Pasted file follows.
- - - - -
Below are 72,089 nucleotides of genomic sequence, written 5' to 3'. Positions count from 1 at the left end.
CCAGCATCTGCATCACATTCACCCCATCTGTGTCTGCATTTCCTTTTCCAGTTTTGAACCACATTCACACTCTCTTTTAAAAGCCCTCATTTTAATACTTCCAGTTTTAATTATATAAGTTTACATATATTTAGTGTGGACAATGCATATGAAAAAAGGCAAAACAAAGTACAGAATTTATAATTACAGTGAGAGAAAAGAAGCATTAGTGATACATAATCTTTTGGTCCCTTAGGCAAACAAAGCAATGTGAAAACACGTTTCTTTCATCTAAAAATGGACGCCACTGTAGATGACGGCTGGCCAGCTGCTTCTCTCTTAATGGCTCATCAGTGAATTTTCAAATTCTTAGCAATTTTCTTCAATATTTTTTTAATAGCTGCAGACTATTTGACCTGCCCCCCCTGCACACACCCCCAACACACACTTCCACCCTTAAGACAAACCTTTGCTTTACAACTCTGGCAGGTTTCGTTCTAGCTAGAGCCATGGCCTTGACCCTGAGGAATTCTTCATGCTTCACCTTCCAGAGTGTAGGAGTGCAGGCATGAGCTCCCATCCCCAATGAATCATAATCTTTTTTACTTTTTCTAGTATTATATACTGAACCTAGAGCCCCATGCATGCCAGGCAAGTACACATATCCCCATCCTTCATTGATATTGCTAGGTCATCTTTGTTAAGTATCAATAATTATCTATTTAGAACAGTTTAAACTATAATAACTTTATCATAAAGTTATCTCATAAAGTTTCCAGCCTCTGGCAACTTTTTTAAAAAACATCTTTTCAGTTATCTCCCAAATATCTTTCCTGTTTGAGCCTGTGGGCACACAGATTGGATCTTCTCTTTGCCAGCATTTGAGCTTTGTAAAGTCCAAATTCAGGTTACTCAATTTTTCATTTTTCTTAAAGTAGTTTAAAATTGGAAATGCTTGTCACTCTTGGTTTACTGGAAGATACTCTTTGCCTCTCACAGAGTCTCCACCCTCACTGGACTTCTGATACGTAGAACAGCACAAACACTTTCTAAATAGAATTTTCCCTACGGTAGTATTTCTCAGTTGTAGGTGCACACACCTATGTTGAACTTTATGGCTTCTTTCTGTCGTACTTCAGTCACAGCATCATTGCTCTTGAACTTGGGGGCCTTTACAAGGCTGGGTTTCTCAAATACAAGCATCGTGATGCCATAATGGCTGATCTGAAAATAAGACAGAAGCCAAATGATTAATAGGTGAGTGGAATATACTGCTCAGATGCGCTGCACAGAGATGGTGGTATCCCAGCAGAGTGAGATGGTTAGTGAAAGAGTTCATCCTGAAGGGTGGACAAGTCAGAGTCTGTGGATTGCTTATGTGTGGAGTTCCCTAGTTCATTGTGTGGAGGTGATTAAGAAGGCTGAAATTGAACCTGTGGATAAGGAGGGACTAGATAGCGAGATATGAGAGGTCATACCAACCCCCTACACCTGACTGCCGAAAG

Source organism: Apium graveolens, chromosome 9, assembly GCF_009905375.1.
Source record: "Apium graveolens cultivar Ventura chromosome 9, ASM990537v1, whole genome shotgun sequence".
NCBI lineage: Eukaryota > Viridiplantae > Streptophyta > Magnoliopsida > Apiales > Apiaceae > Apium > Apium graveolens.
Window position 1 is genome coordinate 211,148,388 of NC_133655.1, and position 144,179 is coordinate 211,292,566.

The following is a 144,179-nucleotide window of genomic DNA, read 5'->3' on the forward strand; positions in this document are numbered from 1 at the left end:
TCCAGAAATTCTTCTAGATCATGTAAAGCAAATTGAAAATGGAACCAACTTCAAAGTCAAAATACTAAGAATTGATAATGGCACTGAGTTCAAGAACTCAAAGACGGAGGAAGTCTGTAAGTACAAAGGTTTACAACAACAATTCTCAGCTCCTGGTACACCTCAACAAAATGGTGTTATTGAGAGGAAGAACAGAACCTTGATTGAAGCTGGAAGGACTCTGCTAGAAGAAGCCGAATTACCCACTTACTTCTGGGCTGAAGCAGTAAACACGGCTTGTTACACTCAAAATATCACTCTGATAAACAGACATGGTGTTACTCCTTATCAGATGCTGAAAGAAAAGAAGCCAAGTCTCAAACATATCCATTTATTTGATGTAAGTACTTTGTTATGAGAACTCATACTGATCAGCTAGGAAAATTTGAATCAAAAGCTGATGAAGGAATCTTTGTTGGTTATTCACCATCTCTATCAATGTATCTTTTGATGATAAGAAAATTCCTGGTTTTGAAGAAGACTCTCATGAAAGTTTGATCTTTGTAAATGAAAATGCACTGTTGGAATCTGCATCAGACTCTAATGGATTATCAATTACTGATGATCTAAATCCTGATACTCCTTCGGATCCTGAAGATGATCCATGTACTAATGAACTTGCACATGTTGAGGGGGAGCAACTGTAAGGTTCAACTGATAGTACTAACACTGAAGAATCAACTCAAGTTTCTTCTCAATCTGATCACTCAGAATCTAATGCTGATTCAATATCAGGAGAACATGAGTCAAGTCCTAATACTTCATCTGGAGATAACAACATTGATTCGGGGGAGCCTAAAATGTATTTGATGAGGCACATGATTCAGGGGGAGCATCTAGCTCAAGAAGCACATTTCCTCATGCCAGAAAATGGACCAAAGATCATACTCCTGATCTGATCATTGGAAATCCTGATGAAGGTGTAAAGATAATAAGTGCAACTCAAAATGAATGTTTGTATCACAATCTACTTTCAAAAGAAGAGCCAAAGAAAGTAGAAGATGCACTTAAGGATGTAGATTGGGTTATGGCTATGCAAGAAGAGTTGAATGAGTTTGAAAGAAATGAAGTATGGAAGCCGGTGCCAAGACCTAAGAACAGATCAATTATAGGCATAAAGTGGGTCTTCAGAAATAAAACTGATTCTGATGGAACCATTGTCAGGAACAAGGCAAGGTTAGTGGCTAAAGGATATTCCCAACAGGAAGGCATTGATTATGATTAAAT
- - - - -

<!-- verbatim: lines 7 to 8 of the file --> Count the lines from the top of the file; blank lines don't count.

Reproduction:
The following is a 144,179-nucleotide window of genomic DNA, read 5'->3' on the forward strand; positions in this document are numbered from 1 at the left end:
TCCAGAAATTCTTCTAGATCATGTAAAGCAAATTGAAAATGGAACCAACTTCAAAGTCAAAATACTAAGAATTGATAATGGCACTGAGTTCAAGAACTCAAAGACGGAGGAAGTCTGTAAGTACAAAGGTTTACAACAACAATTCTCAGCTCCTGGTACACCTCAACAAAATGGTGTTATTGAGAGGAAGAACAGAACCTTGATTGAAGCTGGAAGGACTCTGCTAGAAGAAGCCGAATTACCCACTTACTTCTGGGCTGAAGCAGTAAACACGGCTTGTTACACTCAAAATATCACTCTGATAAACAGACATGGTGTTACTCCTTATCAGATGCTGAAAGAAAAGAAGCCAAGTCTCAAACATATCCATTTATTTGATGTAAGTACTTTGTTATGAGAACTCATACTGATCAGCTAGGAAAATTTGAATCAAAAGCTGATGAAGGAATCTTTGTTGGTTATTCACCATCTCTATCAATGTATCTTTTGATGATAAGAAAATTCCTGGTTTTGAAGAAGACTCTCATGAAAGTTTGATCTTTGTAAATGAAAATGCACTGTTGGAATCTGCATCAGACTCTAATGGATTATCAATTACTGATGATCTAAATCCTGATACTCCTTCGGATCCTGAAGATGATCCATGTACTAATGAACTTGCACATGTTGAGGGGGAGCAACTGTAAGGTTCAACTGATAGTACTAACACTGAAGAATCAACTCAAGTTTCTTCTCAATCTGATCACTCAGAATCTAATGCTGATTCAATATCAGGAGAACATGAGTCAAGTCCTAATACTTCATCTGGAGATAACAACATTGATTCGGGGGAGCCTAAAATGTATTTGATGAGGCACATGATTCAGGGGGAGCATCTAGCTCAAGAAGCACATTTCCTCATGCCAGAAAATGGACCAAAGATCATACTCCTGATCTGATCATTGGAAATCCTGATGAAGGTGTAAAGATAATAAGTGCAACTCAAAATGAATGTTTGTATCACAATCTACTTTCAAAAGAAGAGCCAAAGAAAGTAGAAGATGCACTTAAGGATGTAGATTGGGTTATGGCTATGCAAGAAGAGTTGAATGAGTTTGAAAGAAATGAAGTATGGAAGCCGGTGCCAAGACCTAAGAACAGATCAATTATAGGCATAAAGTGGGTCTTCAGAAATAAAACTGATTCTGATGGAACCATTGTCAGGAACAAGGCAAGGTTAGTGGCTAAAGGATATTCCCAACAGGAAGGCATTGATTATGATTAAAT